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Latest Sensory receptor Stories

Odor Receptors Found In Lungs
2014-01-03 10:22:27

New research has revealed that odor receptors aren’t just found in the nose – they also line the lungs as well.

Lab Rats Can Fine-tune Their Sense Of Smell
2012-10-31 11:23:10

A new study by University of Chicago researchers showed that some animals are able to focus their sense of smell in much the same way that humans can focus their vision.

2012-03-12 19:52:43

Scientists from the Monell Center report that seven of 12 related mammalian species have lost the sense of sweet taste.

2011-12-05 13:02:56

Fruit flies and mosquitoes share similar sensory receptors that allow them to distinguish among thousands of sensory cues – particularly heat and chemical odors – as they search for food or try to avoid danger.

2010-05-27 17:26:53

Researchers have discovered a chemical that specifically blocks people's ability to detect the bitter aftertaste that comes with artificial sweeteners such as saccharin.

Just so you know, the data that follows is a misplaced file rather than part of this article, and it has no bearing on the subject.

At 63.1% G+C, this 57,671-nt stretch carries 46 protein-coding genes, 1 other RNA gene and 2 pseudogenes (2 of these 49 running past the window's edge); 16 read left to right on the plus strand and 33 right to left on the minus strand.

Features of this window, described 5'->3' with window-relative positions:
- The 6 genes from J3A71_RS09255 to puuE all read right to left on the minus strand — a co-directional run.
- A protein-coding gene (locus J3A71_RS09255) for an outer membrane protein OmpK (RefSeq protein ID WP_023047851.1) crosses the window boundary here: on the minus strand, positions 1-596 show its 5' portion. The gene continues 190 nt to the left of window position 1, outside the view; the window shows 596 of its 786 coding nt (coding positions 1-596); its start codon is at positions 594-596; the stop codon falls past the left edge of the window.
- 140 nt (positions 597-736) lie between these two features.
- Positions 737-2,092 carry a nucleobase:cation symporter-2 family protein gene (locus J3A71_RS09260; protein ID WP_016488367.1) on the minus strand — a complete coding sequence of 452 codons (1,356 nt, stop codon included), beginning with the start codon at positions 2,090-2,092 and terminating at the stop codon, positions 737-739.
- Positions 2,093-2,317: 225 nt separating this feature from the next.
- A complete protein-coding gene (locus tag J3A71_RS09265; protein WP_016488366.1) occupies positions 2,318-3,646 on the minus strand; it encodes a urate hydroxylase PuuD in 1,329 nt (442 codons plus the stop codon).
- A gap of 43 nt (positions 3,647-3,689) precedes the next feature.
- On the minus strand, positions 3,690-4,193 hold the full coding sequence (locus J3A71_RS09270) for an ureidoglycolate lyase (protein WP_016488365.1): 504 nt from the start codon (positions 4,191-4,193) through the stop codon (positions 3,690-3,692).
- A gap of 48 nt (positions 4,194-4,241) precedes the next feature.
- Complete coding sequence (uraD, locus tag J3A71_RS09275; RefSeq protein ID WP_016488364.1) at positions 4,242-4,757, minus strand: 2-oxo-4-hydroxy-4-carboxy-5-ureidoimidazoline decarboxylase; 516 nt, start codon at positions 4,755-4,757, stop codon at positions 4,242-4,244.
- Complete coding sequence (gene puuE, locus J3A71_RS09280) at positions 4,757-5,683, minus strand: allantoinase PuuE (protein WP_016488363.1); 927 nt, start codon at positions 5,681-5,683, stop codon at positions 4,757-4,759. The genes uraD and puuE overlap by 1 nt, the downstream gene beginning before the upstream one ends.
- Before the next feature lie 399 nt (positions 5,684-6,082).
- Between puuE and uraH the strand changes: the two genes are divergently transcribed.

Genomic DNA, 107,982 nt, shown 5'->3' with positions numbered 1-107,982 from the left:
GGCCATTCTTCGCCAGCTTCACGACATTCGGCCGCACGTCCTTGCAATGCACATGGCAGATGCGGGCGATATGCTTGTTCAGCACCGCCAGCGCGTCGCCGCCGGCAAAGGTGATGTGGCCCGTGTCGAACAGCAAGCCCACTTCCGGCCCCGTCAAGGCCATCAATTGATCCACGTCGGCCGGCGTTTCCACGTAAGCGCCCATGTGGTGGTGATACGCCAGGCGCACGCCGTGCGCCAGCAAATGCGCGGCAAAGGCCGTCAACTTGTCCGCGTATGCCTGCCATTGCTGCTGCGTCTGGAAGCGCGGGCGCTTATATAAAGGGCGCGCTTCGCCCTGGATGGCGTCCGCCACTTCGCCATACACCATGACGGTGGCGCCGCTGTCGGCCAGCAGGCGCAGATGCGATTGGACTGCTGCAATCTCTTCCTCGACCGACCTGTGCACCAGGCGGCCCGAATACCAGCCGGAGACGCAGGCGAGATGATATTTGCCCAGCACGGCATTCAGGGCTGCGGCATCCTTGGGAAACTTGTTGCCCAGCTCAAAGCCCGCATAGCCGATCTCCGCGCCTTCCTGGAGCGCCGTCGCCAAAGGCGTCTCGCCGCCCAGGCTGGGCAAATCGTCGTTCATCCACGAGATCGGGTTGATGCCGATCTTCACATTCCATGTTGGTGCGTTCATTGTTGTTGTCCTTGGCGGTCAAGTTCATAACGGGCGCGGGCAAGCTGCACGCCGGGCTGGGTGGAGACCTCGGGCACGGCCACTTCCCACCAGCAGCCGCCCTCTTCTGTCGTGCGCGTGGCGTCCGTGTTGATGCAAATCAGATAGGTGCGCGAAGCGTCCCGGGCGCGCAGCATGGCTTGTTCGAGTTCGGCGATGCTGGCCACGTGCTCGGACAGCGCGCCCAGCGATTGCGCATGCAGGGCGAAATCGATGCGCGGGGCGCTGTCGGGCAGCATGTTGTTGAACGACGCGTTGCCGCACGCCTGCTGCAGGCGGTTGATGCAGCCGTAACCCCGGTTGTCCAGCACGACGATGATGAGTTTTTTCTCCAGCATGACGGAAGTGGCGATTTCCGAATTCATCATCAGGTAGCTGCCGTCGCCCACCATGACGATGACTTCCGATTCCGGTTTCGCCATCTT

2010-04-21 06:34:21

Specific odors that represent food or indicate danger are capable of altering an animal's lifespan and physiological profile by activating a small number of highly specialized sensory neurons.

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2010-03-15 14:30:00

Scientists reported on Sunday that some snakes can detect the faint body heat from prey three feet away with enough precision and speed to hunt in the dark.

2009-06-30 09:52:58

Many plants protect themselves from hungry animals by producing toxic chemicals. In turn, animals rely on detecting the presence of these harmful chemicals to avoid consuming dangerous plant material.

2005-07-12 01:45:00

Johns Hopkins scientists have uncovered new details of how smelly things create signals in the nose that eventually go to the brain. The findings raise issues about how the process involved has been described for many years in biology textbooks.


Word of the Day
swell-mobsman
  • A member of the swell-mob; a genteelly clad pickpocket. Sometimes mobsman.
Use of the word 'swell-mobsman' dates at least to the early 1800s.